“A huge part of the funding has in fact been provided through the United States. The former president, George Bush, for example created The President’s Emergency Plan for AIDS Relief. This is a 70 billion multi-year program to treat HIV/AIDS infection in Africa and the Caribbean and has been one of the most successful help programs of recent time.* Most people tend to forget about this, because during his presidency the media focused more on reporting on the war on terrorism, but his initiative has saved millions of lives.”

According to Haseltine, there have been very effective programs during recent years and some of the treatments against HIV have proven to be even more effective than anticipated.
“The pharmaceutical companies are continuing to do an excellent job and the current treatments are becoming available to more people. Researchers are also finding new ways to combine the drugs. However, what is urgently needed is of course a vaccine, which I would say is at least ten years away – maybe more. It might not sound like such a long time but by then I estimate that more than 15 million more people will have become infected.”
The next step is for the countries to find means of financing the treatments themselves.
“Many people doubted that the poorest people could ever be treated. But I have visited members of families that were on the treatment program who were living in places that could only be reached by motorcycle. If it is possible to help people, even in the most remote environments, then I don’t think it will be a problem for the countries to make sure that everyone gets the right treatment.”Besides his work as a professor and scientist, Haseltine has also had an active career in biotechnology. During recent years, he has founded several companies and has been an advisor to venture capital groups. In 1981 he founded Cambridge BioSciences and a decade later, in 1992, he founded Human Genome Sciences International, which was one of the first biopharmaceutical companies to patent human genomic sequences for medical use. Over the next several years Human Genome Sciences initiated clinical trials on several new drugs that were discovered using genomic methods. These include a new skin growth factor, Keratinocyte Growth Factor 2, for the treatment of diabetic ulcers, an induced mucositis cancer therapy, and Benlysta, the first new drug approved by the FDA for treatment of Lupus for more than 40 years.


Human Genome Sciences was sold in July 2012 to GlaxoSmithKline for USD 3.6 billion. Haseltine had already left the company in October 2004, however, to take up a career in philanthropy and to help reshape the pharmaceutical and biotechnology industry.
“The pharmaceutical industry is having some serious problems. Even if the rate of discovery has never been higher, the large companies are not properly structured to acquire this knowledge. They have become far too large at this stage. Also, the main objective has turned out to be the development of drugs for the markets, not for human needs.”
On the other hand, he says, there’s more money out there, better tools to do research, enormous amounts of money to develop drugs and more major research centers all over the world. With an increasingly aging population demanding better health, Haseltine sees potential in businesses focusing on providing care for the elderly – and for developing countries.
“The good news is that the world is a lot richer compared to before. If you look at China for instance, their middle class population has increased by more than 200 million people during recent decades, and they are all demanding better health. Also, the average health of the world is going up enormously and at the same time the populations of richer countries is getting older, which creates great opportunities to develop new products. I would say that we will be seeing two big markets in the near future – care of the elderly and care of the population in emerging countries.”

Dr Haseltine is currently active as a member of the board of several organizations. Among others, he is Chairman and President of ACCESS Health International, a foundation that operates in the United States, India, Singapore, Bangladesh, the Philippines and in Sweden, and that has as its main goal the provision of access to affordable, high quality health services in low, middle and high income countries.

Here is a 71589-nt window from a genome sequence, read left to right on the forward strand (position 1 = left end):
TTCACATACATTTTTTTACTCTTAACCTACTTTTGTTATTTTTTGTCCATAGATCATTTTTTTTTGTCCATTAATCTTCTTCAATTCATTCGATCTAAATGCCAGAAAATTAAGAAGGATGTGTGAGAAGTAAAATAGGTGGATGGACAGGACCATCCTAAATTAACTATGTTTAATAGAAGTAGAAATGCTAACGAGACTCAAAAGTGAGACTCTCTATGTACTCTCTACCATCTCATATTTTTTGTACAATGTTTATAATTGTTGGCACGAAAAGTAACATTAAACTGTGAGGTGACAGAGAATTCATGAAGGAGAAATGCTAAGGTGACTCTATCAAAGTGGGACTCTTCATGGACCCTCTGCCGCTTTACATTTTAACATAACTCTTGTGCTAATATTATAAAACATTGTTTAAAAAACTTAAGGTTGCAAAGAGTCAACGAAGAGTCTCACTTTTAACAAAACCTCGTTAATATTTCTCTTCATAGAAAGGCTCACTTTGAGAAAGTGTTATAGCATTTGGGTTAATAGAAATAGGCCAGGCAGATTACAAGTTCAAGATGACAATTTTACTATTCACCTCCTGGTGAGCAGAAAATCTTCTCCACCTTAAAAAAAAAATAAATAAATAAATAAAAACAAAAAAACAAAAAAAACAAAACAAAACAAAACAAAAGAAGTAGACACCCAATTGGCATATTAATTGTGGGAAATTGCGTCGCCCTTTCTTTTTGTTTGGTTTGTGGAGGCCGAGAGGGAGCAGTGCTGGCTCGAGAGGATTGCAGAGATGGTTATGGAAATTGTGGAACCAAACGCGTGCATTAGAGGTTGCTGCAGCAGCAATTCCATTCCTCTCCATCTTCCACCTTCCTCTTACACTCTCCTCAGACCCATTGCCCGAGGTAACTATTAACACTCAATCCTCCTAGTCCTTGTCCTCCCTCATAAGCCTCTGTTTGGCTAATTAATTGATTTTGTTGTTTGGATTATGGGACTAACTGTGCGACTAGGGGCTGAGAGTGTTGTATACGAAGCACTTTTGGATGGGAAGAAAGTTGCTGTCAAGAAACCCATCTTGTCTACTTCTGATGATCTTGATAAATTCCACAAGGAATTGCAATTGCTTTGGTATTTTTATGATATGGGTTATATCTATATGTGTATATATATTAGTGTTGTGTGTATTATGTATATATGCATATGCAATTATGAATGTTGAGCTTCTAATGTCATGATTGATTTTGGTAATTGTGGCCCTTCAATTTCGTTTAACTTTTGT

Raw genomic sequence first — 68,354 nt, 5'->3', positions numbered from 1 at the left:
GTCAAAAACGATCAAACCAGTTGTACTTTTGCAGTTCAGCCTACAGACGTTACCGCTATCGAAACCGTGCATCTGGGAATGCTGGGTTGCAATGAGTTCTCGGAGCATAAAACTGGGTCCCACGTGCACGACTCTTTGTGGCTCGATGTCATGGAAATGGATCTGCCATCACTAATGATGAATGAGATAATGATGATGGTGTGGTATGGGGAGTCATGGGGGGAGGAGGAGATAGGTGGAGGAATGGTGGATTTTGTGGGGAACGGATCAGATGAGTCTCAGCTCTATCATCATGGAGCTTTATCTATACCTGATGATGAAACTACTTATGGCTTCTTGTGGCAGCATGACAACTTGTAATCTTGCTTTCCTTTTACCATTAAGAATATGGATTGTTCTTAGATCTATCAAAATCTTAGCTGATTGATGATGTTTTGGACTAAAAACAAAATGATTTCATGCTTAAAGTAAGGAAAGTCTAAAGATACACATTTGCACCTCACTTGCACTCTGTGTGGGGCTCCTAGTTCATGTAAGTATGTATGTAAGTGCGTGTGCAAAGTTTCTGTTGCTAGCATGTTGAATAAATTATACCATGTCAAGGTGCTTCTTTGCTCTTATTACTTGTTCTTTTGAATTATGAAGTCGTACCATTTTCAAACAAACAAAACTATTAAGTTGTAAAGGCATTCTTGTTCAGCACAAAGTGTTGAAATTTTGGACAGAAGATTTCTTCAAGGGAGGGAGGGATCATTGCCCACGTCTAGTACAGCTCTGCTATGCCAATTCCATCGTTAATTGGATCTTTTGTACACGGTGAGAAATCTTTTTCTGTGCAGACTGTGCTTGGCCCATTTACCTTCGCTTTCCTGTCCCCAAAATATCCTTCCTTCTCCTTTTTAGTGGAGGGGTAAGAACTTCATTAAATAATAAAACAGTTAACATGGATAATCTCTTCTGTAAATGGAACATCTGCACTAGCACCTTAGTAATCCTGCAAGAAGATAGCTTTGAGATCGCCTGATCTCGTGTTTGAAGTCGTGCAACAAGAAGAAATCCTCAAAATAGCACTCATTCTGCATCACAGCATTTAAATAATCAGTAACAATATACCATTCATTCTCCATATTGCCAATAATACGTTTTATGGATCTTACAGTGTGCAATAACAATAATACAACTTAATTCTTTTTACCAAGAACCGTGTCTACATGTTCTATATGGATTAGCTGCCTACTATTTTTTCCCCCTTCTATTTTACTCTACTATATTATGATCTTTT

“No matter if you live in Indonesia, North Africa or in a European country, you should be able to get the best health care possible. The goal of ACCESS Health International is to look all over the world and find the best tools that have been developed to cure and treat diseases. There isn’t one key solution and we can’t predict how each country will use the tools, but what we can do is teach people how to use them and provide them with the information.”

Speaking of healthcare systems, he isn’t sure that the one that currently exists in the United States is the right one for the country.
“In my opinion, it costs a lot of money and it delivers uneven results, which I would say is one of the major issues. It requires 18 percent of the GPD, compared to for instance Singapore, which spends less than 4 percent of its GDP on health care. There are many ideas to reform the system, as well as economic interests to include in the equation. That is why my next big challenge and project is to find and share the best health care systems from all over the world.”

When do you think you will retire?
“I don’t think I ever will. That is the great thing with science. You can be your own boss and therefore choose to work for as long as you like. It’s a wonderful world to be working in – it’s tremendously motivating and always challenging.”

William A. Haseltine
Age: 68
Family: Wife Maria Eugenia Maury and two children, Mara G Haseltine and Alexander G Haseltine.
Lives: In Washington DC and Manhattan, New York.
Education: BA in Chemistry, University of California Berkeley (1966), Graduate Degree: PhD Biophysics, Harvard University (1973), Postdoctoral Research, Massachusetts Institute of Technology (1973-1976).
Work: Professor at Harvard Medical School/Harvard School of Public Health, Dana Faber Cancer Institute, 1976-1992. Chairman and CEO at Human Genome Sciences, Inc., 1993-2004. Chairman and President at ACCESS Health International, Inc. (current), President of the Haseltine Foundation for Medical Sciences and the Arts (current).
Hobbies: Loves art, music and history. “I probably spend more time in museums than most people.”

* Between 2003-2008, during George W Bush’s presidency, the President’s Emergency Plan For AIDS Relief (PEPFAR) was run as a commitment of USD 15 billion to fight the global HIV/AIDS pandemic.